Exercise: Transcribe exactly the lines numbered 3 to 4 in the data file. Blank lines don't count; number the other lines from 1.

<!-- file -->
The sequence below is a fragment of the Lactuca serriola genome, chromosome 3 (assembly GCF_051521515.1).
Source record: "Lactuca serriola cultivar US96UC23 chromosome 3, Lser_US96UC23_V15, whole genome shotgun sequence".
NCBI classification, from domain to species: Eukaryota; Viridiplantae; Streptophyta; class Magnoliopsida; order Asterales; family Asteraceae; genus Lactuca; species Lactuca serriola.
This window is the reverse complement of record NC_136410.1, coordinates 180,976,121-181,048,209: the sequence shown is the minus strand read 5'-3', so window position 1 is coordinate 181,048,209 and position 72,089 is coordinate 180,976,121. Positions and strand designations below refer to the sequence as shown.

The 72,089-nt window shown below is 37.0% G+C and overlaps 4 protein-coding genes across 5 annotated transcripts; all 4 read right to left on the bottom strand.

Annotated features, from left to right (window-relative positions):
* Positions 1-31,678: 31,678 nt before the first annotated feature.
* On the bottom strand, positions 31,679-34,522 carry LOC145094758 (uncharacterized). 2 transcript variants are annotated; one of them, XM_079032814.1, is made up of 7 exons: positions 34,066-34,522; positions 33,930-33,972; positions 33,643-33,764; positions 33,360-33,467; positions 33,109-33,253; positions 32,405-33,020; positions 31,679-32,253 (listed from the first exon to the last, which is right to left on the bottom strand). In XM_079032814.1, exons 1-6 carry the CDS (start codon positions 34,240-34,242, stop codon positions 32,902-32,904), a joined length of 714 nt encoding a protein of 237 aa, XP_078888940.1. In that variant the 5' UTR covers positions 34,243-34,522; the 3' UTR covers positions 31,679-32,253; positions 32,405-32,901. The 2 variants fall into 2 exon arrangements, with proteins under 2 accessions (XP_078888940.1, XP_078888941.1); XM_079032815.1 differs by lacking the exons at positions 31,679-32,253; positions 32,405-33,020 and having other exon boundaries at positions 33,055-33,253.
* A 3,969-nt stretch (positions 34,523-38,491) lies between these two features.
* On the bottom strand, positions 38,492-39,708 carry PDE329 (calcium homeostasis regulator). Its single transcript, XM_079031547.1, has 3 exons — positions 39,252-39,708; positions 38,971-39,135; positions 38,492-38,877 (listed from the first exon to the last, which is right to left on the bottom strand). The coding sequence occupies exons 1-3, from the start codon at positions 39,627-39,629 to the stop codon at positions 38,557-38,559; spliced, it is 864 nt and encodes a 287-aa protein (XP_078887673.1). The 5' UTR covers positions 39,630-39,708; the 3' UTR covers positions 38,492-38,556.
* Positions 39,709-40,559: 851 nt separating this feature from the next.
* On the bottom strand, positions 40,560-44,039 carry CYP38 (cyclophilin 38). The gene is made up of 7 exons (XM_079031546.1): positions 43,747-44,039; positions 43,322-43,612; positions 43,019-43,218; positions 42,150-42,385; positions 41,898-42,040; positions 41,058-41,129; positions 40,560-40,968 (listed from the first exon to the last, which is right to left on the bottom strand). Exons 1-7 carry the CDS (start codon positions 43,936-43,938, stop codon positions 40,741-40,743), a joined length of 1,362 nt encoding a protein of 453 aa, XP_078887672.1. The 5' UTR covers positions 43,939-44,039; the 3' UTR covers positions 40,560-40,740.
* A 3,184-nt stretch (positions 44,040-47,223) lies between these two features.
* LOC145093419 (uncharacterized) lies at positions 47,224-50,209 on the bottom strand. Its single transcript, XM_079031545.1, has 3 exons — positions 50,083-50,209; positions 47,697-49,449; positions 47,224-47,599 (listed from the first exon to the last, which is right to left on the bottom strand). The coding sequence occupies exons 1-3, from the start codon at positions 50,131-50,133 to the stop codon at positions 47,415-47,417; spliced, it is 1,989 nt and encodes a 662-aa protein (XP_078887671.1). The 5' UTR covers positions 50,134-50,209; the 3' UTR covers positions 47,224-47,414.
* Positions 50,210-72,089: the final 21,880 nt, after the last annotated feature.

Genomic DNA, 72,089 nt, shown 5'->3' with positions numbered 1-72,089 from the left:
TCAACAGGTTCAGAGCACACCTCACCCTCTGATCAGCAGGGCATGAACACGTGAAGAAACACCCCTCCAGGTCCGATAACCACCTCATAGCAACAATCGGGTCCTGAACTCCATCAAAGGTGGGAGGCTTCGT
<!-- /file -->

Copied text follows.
NCBI classification, from domain to species: Eukaryota; Viridiplantae; Streptophyta; class Magnoliopsida; order Asterales; family Asteraceae; genus Lactuca; species Lactuca serriola.
This window is the reverse complement of record NC_136410.1, coordinates 180,976,121-181,048,209: the sequence shown is the minus strand read 5'-3', so window position 1 is coordinate 181,048,209 and position 72,089 is coordinate 180,976,121. Positions and strand designations below refer to the sequence as shown.